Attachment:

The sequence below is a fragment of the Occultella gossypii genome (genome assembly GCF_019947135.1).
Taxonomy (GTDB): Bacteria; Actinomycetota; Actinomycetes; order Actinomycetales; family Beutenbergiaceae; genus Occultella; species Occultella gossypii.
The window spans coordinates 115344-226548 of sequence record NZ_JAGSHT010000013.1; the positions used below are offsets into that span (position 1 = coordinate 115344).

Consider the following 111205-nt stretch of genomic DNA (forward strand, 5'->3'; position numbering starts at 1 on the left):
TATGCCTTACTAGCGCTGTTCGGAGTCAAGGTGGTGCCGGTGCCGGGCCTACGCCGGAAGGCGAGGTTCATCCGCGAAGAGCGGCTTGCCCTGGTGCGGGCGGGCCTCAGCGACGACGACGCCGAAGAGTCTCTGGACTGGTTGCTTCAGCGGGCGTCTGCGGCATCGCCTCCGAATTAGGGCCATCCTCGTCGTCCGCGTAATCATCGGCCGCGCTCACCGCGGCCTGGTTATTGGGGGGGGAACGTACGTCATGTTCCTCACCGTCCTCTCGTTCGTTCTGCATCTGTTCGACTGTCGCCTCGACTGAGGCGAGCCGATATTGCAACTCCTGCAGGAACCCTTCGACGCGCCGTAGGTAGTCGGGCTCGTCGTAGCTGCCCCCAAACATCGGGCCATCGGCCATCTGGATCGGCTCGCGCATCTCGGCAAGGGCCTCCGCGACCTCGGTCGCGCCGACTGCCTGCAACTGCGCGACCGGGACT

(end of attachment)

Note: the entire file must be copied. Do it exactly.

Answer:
The sequence below is a fragment of the Occultella gossypii genome (genome assembly GCF_019947135.1).
Taxonomy (GTDB): Bacteria; Actinomycetota; Actinomycetes; order Actinomycetales; family Beutenbergiaceae; genus Occultella; species Occultella gossypii.
The window spans coordinates 115344-226548 of sequence record NZ_JAGSHT010000013.1; the positions used below are offsets into that span (position 1 = coordinate 115344).

Consider the following 111205-nt stretch of genomic DNA (forward strand, 5'->3'; position numbering starts at 1 on the left):
TATGCCTTACTAGCGCTGTTCGGAGTCAAGGTGGTGCCGGTGCCGGGCCTACGCCGGAAGGCGAGGTTCATCCGCGAAGAGCGGCTTGCCCTGGTGCGGGCGGGCCTCAGCGACGACGACGCCGAAGAGTCTCTGGACTGGTTGCTTCAGCGGGCGTCTGCGGCATCGCCTCCGAATTAGGGCCATCCTCGTCGTCCGCGTAATCATCGGCCGCGCTCACCGCGGCCTGGTTATTGGGGGGGGAACGTACGTCATGTTCCTCACCGTCCTCTCGTTCGTTCTGCATCTGTTCGACTGTCGCCTCGACTGAGGCGAGCCGATATTGCAACTCCTGCAGGAACCCTTCGACGCGCCGTAGGTAGTCGGGCTCGTCGTAGCTGCCCCCAAACATCGGGCCATCGGCCATCTGGATCGGCTCGCGCATCTCGGCAAGGGCCTCCGCGACCTCGGTCGCGCCGACTGCCTGCAACTGCGCGACCGGGACT